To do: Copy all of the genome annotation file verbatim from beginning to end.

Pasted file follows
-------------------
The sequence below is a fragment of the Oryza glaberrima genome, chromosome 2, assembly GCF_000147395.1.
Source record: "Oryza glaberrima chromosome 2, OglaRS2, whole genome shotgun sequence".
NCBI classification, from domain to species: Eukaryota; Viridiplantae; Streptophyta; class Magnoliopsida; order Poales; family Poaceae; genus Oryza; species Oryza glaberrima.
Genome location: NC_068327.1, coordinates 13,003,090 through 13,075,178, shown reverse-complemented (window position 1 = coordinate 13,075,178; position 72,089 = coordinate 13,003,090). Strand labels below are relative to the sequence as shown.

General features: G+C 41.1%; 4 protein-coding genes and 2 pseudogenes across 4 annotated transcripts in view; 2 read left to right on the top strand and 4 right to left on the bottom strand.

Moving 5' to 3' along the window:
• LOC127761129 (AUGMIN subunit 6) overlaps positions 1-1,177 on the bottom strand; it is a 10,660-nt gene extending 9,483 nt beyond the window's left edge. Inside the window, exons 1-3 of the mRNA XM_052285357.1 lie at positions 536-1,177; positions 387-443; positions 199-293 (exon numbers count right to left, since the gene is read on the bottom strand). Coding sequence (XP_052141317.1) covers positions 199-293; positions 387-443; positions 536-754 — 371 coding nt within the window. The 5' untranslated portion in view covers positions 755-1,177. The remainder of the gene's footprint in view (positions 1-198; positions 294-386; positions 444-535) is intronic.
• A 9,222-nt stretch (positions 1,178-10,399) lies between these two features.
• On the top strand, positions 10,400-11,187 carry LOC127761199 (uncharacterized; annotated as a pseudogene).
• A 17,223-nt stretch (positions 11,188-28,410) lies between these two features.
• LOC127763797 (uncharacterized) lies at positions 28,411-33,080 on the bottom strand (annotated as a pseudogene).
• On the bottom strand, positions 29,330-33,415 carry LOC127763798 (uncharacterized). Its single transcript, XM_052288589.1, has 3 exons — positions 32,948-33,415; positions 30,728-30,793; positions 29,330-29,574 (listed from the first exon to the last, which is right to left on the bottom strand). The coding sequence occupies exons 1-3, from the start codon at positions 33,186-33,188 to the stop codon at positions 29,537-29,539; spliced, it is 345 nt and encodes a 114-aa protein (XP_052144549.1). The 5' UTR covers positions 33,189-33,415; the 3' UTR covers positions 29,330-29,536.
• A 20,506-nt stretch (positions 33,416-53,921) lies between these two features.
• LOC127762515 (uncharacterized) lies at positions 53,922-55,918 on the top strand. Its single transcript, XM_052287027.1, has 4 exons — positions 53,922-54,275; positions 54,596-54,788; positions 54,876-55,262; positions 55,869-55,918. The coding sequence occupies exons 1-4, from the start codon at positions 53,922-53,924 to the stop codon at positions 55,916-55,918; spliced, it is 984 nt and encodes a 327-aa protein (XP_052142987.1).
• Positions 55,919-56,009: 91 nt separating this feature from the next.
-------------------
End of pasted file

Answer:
The sequence below is a fragment of the Oryza glaberrima genome, chromosome 2, assembly GCF_000147395.1.
Source record: "Oryza glaberrima chromosome 2, OglaRS2, whole genome shotgun sequence".
NCBI classification, from domain to species: Eukaryota; Viridiplantae; Streptophyta; class Magnoliopsida; order Poales; family Poaceae; genus Oryza; species Oryza glaberrima.
Genome location: NC_068327.1, coordinates 13,003,090 through 13,075,178, shown reverse-complemented (window position 1 = coordinate 13,075,178; position 72,089 = coordinate 13,003,090). Strand labels below are relative to the sequence as shown.

General features: G+C 41.1%; 4 protein-coding genes and 2 pseudogenes across 4 annotated transcripts in view; 2 read left to right on the top strand and 4 right to left on the bottom strand.

Moving 5' to 3' along the window:
• LOC127761129 (AUGMIN subunit 6) overlaps positions 1-1,177 on the bottom strand; it is a 10,660-nt gene extending 9,483 nt beyond the window's left edge. Inside the window, exons 1-3 of the mRNA XM_052285357.1 lie at positions 536-1,177; positions 387-443; positions 199-293 (exon numbers count right to left, since the gene is read on the bottom strand). Coding sequence (XP_052141317.1) covers positions 199-293; positions 387-443; positions 536-754 — 371 coding nt within the window. The 5' untranslated portion in view covers positions 755-1,177. The remainder of the gene's footprint in view (positions 1-198; positions 294-386; positions 444-535) is intronic.
• A 9,222-nt stretch (positions 1,178-10,399) lies between these two features.
• On the top strand, positions 10,400-11,187 carry LOC127761199 (uncharacterized; annotated as a pseudogene).
• A 17,223-nt stretch (positions 11,188-28,410) lies between these two features.
• LOC127763797 (uncharacterized) lies at positions 28,411-33,080 on the bottom strand (annotated as a pseudogene).
• On the bottom strand, positions 29,330-33,415 carry LOC127763798 (uncharacterized). Its single transcript, XM_052288589.1, has 3 exons — positions 32,948-33,415; positions 30,728-30,793; positions 29,330-29,574 (listed from the first exon to the last, which is right to left on the bottom strand). The coding sequence occupies exons 1-3, from the start codon at positions 33,186-33,188 to the stop codon at positions 29,537-29,539; spliced, it is 345 nt and encodes a 114-aa protein (XP_052144549.1). The 5' UTR covers positions 33,189-33,415; the 3' UTR covers positions 29,330-29,536.
• A 20,506-nt stretch (positions 33,416-53,921) lies between these two features.
• LOC127762515 (uncharacterized) lies at positions 53,922-55,918 on the top strand. Its single transcript, XM_052287027.1, has 4 exons — positions 53,922-54,275; positions 54,596-54,788; positions 54,876-55,262; positions 55,869-55,918. The coding sequence occupies exons 1-4, from the start codon at positions 53,922-53,924 to the stop codon at positions 55,916-55,918; spliced, it is 984 nt and encodes a 327-aa protein (XP_052142987.1).
• Positions 55,919-56,009: 91 nt separating this feature from the next.